Wednesday, October 19, 2016

Orange Cthulhu


It's orange! It's eldritch!
To celebrate their 70th anniversary, Penguin Classics has re-issued a number of volumes as part of an Orange Collection series. Although I am a dead serious Lovecraftian, I confess that I love ye whimsical cover illustration for this new edition of S. T.'s first edited volume of H. P. Lovecraft's weird fiction for Penguin. When I once ask'd S. T. what he thought was his best edition of HPL, he said he consider'd this book the single finest edition. This new edition in the Orange Collection contains Lovecraft's texts only; it does not include Joshi's Introduction or his Notes at ye back of ye book. For those strange readers who find S. T.'s annotations invasive and/or irritating, this then is ye edition for you. 


It is, of course, a fine edition of some of Lovecraft's best work, although I confess that my own favourite volume in ye Penguin series is ye second, The Thing on the Doorstep and Other Weird Stories. Penguin notes on ye inside cover flap: "For the 70th anniversary of Penguin Classics, we present the Penguin Orange Collection, celebrating the heritage of Penguin's iconic book design and twelve influential American literary classics from the breadth and diversity of the Penguin Classics library." So H. P. Lovecraft has ye honour of being one of a mere 12 writers to be so represented. Damn rad!


I just sign'd & return'd my contract for Black Wings VI: New Tales of Lovecraftian Horror. S. T. accepted my story "To Move Beneath Autumnal Oaks," which I had originally written for another anthology, Autumn Cthulhu. I am very happy that the story will now appear in a handsome hardcover edition from PS Publishing, and then reprinted in trade pb by Titan Books, thus getting far more distribution than it wou'd have otherwise. My tale is set in Sesqua Valley--one of ye few Sesqua tales of mine that will appear in a hardcover anthology, hooray! 



In keeping with ye Orange theme, I try'd to find a photo of Streisand in orange attire, but this is ye best I cou'd do. This is Babs filming UP THE SANDBOX in Africa. I rather adore ye sign behind her.

Wednesday, October 12, 2016

Is it "traditional" or just cliche?


Working on a story for my collection of Victorian Mythos fiction. Part of whut I have reads thus:

"Shutting his eyes, he tried to visualize the word mentally, and then his mouth whispered an unnatural sound: 'Yok-Sotot.'
Something seemed to clasp his skull, and although his eyes were shut, Wilfred could see strange shapes that coiled and extended in darkness. The outre things convulsed and then cemented together so as to form one unspeakable outline from which a glistening stem unwound and crawled through the blackness, to him. The lad tried not to shout as a cold moist appendage pressed against his forehead."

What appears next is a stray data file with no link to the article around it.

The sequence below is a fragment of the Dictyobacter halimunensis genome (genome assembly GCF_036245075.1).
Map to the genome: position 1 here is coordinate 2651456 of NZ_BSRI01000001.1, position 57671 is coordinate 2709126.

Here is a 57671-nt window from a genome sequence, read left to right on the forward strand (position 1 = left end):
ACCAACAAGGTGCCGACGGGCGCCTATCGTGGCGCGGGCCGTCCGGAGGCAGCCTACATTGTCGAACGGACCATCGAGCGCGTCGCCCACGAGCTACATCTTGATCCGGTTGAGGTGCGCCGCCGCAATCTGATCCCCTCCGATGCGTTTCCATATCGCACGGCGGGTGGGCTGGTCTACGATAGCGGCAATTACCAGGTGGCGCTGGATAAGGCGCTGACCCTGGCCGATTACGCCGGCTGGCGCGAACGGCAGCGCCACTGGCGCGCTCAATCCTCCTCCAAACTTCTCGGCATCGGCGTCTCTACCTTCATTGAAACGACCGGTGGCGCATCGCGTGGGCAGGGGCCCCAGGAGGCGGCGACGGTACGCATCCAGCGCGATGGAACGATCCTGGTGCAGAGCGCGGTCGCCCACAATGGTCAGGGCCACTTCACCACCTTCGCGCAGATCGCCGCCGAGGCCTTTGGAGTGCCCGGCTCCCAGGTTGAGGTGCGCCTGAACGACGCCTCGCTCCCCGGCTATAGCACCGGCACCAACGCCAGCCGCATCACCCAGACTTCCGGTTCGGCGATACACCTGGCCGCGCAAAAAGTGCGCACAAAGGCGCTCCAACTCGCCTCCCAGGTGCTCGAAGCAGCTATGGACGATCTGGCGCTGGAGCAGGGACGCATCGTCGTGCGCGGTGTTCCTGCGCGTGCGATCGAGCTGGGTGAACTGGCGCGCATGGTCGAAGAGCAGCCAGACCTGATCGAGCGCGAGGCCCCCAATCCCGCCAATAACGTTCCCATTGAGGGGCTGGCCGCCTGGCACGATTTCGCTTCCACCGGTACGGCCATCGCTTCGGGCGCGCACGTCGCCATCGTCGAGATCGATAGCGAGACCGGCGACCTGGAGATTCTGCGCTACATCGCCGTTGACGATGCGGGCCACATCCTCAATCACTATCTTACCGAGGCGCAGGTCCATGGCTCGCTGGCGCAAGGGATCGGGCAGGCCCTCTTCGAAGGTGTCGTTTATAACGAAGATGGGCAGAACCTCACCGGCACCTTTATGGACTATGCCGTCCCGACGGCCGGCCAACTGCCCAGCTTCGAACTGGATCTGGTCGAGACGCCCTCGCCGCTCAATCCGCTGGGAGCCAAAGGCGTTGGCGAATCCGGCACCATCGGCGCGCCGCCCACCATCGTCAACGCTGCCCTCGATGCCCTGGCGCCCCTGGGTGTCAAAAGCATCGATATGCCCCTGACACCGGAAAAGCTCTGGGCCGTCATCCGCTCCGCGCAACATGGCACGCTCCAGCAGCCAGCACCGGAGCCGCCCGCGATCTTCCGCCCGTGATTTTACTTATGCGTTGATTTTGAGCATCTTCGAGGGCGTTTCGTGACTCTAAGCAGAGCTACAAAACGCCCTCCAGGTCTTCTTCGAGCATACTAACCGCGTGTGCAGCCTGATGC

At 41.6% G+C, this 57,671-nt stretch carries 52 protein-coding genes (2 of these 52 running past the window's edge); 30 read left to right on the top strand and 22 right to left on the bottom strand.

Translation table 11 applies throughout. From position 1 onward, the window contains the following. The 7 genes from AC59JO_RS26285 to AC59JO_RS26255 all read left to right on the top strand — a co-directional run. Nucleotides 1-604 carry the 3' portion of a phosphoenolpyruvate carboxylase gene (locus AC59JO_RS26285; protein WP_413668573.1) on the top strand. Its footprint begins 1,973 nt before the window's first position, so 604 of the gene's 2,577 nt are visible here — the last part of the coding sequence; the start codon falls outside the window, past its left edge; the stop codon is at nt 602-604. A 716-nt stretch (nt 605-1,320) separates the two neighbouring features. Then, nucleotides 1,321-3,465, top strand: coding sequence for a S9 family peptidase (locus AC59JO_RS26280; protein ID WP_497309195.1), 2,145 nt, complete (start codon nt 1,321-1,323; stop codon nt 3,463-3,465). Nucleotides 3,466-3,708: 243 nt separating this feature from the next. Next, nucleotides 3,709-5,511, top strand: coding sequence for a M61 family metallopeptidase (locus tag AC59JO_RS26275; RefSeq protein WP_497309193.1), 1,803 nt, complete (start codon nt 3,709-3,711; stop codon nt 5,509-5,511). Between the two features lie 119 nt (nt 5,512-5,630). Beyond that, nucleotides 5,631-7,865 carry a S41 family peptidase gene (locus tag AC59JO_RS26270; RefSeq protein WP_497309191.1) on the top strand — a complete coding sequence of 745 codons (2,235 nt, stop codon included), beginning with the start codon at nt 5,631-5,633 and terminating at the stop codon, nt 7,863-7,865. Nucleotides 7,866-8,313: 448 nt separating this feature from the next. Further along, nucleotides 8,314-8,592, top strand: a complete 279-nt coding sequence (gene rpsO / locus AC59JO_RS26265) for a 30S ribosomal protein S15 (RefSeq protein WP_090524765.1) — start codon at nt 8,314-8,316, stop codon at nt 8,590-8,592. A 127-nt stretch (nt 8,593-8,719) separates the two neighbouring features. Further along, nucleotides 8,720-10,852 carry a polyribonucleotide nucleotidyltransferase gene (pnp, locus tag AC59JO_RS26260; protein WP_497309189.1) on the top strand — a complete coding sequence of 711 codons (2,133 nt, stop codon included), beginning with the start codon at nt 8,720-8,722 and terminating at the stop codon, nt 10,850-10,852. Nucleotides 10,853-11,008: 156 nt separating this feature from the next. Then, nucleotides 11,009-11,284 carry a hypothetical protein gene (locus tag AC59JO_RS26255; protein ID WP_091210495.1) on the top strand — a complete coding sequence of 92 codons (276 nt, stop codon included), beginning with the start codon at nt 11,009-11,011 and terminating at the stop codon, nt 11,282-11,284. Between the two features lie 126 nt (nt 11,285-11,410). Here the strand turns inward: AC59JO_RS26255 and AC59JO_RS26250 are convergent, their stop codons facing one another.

Even as I was typing it the words spilled into my skull, "Haven't we been here before, girlfriend?" And yet this beginning feels absolutely right for the story I am beginning to compose. This is, after all, a book of Mythos fiction; & when a book is marketed as such, it shou'd contain those plot elements that Mythos fen enjoy. Right? I want the beginning of this first to set a distinct Mythos tone; and then as I continue to write ye thing, I can work to approach the Mythos genre with as much originality as my story will allow. That's my plan, anyway. My strongest feeling is that I must write a book that will please other Lovecraftians, and therefore I need to make it Lovecraftian-up-ye-arse. So, I will continue to write in this eldritch tradition, and weave a story that will please others who thrive on Lovecraftian horror.




Tuesday, October 4, 2016

Black Wings VI completed by S. T.


S. T. pofted a new blog to-day, in which is listed ye Contents for his forthcoming Black Wings VI:

Pothunters, by Ann K. Schwader
The Girl in the Attic, by Darrell Schweitzer
The Once and Future Waite, by Jonathan Thomas
Oude Goden, by Lynne Jamneck
Carnivorous, by William F. Nolan
On a Dreamland's Moon, by Ashley Dioses
Teshtigo Creek, by Aaron Bittner
Ex Libris, by Caitlin R. Kiernan
Your Shadows That in Darkness Dwell, by Mark Howard Jones
Mask of the Imago, by John Salonia
The Ballad of Aesnath Waite, by Adam Bolivar
The Visitor, by Nancy Kilpatrick
The Gaunt, by Tom Lynch
Missing at the Morgue, by Donald Tyson
The Shard, by Don Webb
The Mustery of the Cursed Cottage, by David Hambling
To Court the Night, by K. A. Opperman
To Move Beneath Autumnal Oaks, by W. H. Pugmire
Mister Ainsley, by Steve Rasnic Tem
Satiety, by Jason V Brock
Provinance Unknown, by Stephen Woodworth
The Well, by D. L. Myers

Writes S. T.: The works by Ashley Dioses, Adam Bolivar, K. A. Opperman, and D. L. Myers are poems. I had held an informal contest among these poets to see who could write the most evocative poem; but they all submitted outstanding work, and I felt it unfair to pick just one winner. So they are all included! The book is not likely to appear any earlier than the fall of next year.


S. T. handed out copies of ye newest just-publish'd issue of  his poetry journal, Spectral Realms #5. It's a fabulous issue featuring verse by numerous weird poets, plus an essay by Frank Coffman on "The Poets of Weird Tales: Part 2, and a section of reviews. I am pleas'd to appear in ye issue with a soonet sequence entitl'd "The Ghoul's Dilemma."

Hanging out with S. T. and other Lovecraftians always instills within me an enormous ache to write weird fiction & poetry. I hope I can conquer my current block and get to work!!